Imagine that you are cold. Imagine that you have been cold for years,Â that the marrow in your bones has chilled and the very core of your body has almost come to a standstill. Â Then imagine that, surrounded by snow and ice, you climb a hilltop and, after years, the sun rises. A flare of light on the horizon, then a haze of retreating shadows before it hits you and you begin to warm. Your blood flows faster, your skin flushes with the heat, and you begin to move, slowly at first, then faster and faster. Â The barriers between feeling and thought disappear as you become lost in the balm that the distant sun brings to you on that hillside, as winter falls away and spring begins.
That’s what a Springsteen show is like, what a truly great rock show is like. Somewhere between “Is there anybody alive out there?” and “The E Street Band loves you” comes a point where, if you are open to it, you become lost in the music, thought almost disappears and feeling dominates. You move your body because you couldn’t do anything else. You sing along with the anthems because they are your anthems, their stories are your stories. And with the people around you, you rise and transcend the moment of sitting in a concert hall surrounded by strangers on a warm February evening and become one with them and one with the music. And you heal and can face tomorrow with renewed spirit, with renewed energy, with the belief that it will be better because today was better.
Somewhere between “Badlands” and “Tenth Avenue Freezeout” that is the gift of theÂ heart-stopping, pants-dropping, house-rocking, earth-quaking, booty-shaking, Viagra-taking, love-making â€“ Le-gen-dary E â€“ Street â€“ Band!” Â I’m grateful for it.
As snow and ice freeze the North American heartlands, long-time friend of the podcast Kij Johnson agreed to travel across a frozen Kansas City to find a place where she could Skype in to the Waldorf Room to join Gary and Jonathan in discussion.
This time Gary threw out a question to kick start the discussion: which science fiction writer is most likely to win the Booker Prize, and which one is most likely to top the New York Times and Amazon bestseller lists? It proved a good start to a thoughtful discussion that wandered far and wide, although weâ€™d contend not much rambling happened this week.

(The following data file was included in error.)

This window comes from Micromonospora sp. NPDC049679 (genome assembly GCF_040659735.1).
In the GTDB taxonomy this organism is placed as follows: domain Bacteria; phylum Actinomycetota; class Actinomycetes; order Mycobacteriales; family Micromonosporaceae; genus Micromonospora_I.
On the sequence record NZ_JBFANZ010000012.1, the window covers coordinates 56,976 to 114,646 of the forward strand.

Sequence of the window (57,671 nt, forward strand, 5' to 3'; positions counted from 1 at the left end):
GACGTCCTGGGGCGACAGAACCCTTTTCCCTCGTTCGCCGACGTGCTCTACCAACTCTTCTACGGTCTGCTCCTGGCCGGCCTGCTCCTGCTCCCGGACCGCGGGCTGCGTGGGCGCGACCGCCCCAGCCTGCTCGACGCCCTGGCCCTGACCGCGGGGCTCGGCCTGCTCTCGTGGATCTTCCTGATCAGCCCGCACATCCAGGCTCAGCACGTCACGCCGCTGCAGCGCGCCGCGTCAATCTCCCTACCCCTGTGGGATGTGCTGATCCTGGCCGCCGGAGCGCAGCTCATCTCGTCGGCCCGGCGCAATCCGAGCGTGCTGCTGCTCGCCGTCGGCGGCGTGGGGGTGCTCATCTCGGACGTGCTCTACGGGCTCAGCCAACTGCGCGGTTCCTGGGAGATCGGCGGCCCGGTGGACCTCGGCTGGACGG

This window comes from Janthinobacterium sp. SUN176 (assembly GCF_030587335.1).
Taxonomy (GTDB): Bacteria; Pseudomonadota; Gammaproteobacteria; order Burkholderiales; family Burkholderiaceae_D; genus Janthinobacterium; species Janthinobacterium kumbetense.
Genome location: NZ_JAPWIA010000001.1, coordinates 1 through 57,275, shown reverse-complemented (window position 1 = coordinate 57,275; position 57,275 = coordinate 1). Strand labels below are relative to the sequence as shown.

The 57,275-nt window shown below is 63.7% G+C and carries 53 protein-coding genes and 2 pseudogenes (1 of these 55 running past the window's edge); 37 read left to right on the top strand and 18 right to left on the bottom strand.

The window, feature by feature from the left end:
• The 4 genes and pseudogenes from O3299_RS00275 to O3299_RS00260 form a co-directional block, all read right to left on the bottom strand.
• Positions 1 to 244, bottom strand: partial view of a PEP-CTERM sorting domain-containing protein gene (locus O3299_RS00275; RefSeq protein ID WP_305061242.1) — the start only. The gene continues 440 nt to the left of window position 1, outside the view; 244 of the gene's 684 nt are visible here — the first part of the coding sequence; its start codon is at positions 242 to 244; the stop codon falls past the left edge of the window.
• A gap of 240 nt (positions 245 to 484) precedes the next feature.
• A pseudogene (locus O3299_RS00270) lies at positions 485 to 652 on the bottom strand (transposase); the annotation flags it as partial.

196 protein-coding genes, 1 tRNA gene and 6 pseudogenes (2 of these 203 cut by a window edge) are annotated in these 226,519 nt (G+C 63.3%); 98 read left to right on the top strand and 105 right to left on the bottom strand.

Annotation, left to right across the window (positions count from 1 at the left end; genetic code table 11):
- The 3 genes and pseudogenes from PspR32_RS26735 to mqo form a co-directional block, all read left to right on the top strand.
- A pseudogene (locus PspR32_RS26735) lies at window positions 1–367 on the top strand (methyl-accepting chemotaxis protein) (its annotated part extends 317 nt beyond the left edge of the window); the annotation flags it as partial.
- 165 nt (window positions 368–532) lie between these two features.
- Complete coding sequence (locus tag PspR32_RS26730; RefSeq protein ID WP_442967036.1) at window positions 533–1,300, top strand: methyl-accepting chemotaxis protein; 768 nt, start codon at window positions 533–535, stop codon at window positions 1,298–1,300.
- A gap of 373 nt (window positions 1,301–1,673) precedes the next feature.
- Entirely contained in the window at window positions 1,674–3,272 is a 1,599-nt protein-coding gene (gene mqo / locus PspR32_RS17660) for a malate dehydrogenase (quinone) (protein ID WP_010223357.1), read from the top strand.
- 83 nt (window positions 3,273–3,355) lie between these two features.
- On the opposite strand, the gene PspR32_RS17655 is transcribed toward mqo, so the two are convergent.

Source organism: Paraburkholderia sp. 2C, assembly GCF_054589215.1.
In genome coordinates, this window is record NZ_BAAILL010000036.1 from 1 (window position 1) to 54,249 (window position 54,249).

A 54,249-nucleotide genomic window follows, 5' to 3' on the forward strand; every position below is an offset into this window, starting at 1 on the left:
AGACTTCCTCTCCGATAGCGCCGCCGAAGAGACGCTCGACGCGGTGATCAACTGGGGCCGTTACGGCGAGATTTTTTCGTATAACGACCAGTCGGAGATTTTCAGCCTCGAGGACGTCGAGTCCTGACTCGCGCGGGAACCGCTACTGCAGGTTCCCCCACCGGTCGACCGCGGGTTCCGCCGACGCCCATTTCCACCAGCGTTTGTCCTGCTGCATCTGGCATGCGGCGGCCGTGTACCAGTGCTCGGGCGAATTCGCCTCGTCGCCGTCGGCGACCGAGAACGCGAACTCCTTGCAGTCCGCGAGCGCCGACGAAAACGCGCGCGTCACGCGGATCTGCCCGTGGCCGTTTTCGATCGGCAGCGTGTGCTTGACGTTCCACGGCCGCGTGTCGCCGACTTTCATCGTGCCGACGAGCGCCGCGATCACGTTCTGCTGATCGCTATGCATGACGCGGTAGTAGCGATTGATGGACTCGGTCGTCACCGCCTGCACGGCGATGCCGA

As always, weâ€™d like to thank Kij for joining us, and hope you enjoy the podcast. Next week Jonathan travels to Melbourne, so who knows what will happen there!
Tomorrow night Bruce Springsteen and the E Street Band take to the Perth Arena stage for the first time. It’s part of my middle-age crisis gift to myself. Four shows. Two in Perth. Two in Melbourne. Â With my hearing have been a crisis issue for me for the past month or more I’m looking forward to something that will salve the soul a little.
This doesn’t mean I’m not working. The ‘best of the year’ is in the safe hands of Jonathan Oliver. Reach for InfinityÂ must be with him before I head to Melbourne, then home to do more. Busy, busy times. Looking forward to seeing some dear people in Melbourne too.
Every February US science fiction and fantasy industry trade journalÂ LocusÂ publishes an annual ‘Year in Review” issue that includes overviews, summaries, reports and an eagerly awaited ‘Recommended Reading List’.
With the February issue safely complete and either already in eager digital reader’s inboxes or winging its way to them in print courtesy of international postal services, and with theÂ 2013 Recommended Reading ListÂ available to read on the Locus website, editor-in-chief Liza Groen Trombi joins Gary and Jonathan on the podcast to discuss the year in review issue, the Recommended Reading List, and what it means to try to produce an annual summary of SF/F in 2014.
As always, we hope you enjoy the podcast. See you next week!